A California court has ordered that a 23-year-old Egyptian student, who allegedly threatened Republican presidential candidate Donald Trump on Facebook, be deported.
Emad El-Din Ali Mohamed Nasr El Sayed was arrested on the morning of 12 February 2016 for posting what authorities claimed was a death threat against Trump.
“I am willing to kill Donald Trump and serve a life sentence,” wrote El Sayed on Facebook, according to his lawyer. “[T]he whole world would thank me for doing that.”
However, charges against El Sayed for threatening Trump were quickly dropped by the authorities. Instead, his visa was revoked and he was taken to court for being in the United States without permission.
In a hearing on March 1 before the Immigration Court in Los Angeles, Judge Riley was presented evidence by the prosecution that El Sayed’s enrollment at his school has been terminated and so he should be deported.
The judge, despite evidence introduced that the Universal Air Academy (UAA) would be willing to re-enroll El Sayed, ruled that since the student does not have any valid immigration status then he should be removed from the country unless the United States Citizenship and Immigration Services reinstates his visa.
According to Hani S. Bushra, the lawyer representing El Sayed, the UAA had been pressured by authorities to terminate El Sayed’s enrollment.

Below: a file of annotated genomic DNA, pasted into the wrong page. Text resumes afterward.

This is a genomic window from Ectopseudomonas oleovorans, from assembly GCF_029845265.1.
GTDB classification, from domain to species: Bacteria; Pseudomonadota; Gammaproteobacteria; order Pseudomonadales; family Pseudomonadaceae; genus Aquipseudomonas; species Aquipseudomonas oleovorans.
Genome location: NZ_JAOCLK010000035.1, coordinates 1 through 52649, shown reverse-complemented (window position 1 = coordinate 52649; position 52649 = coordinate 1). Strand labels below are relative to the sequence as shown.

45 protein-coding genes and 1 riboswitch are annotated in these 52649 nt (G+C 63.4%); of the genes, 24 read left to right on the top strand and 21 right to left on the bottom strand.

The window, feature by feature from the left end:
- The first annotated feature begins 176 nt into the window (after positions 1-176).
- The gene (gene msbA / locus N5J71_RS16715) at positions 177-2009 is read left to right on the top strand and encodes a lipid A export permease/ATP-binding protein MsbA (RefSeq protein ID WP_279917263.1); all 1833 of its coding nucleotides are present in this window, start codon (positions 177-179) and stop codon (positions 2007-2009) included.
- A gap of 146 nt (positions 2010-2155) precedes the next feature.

“This is an extraordinary step taken by the U.S. government to pressure a school owner to terminate the attendance of someone at a school,” said Bushra in statements to Egyptian Streets.
“Emad never missed a single academic requirement while he was enrolled in the school.”
After the judge declared that El Sayed should be “removed from the country”, defense attorneys asked for a bond hearing to request El Sayed’s release before deportation.
However, the prosecution introduced the Facebook post in which El Sayed allegedly threatened Donald Trump and argued that El Sayed was a “danger to the community.” Despite El Sayed’s public apology in court for the Facebook post, the judge agreed that El Sayed is a danger to the community and denied bond.
“It is unfortunate that the immigration judge did not see that Emad’s placement in removal proceedings came after law enforcement failed to file and sustain criminal charges against Emad, and therefore resorted to punishing him in different way,” said Bushra following the hearing in statements to Egyptian Streets.
Another hearing will be held on March 4 to determine other ways to secure El Sayed’s release and to allow him to get his affairs in order before leaving the United States.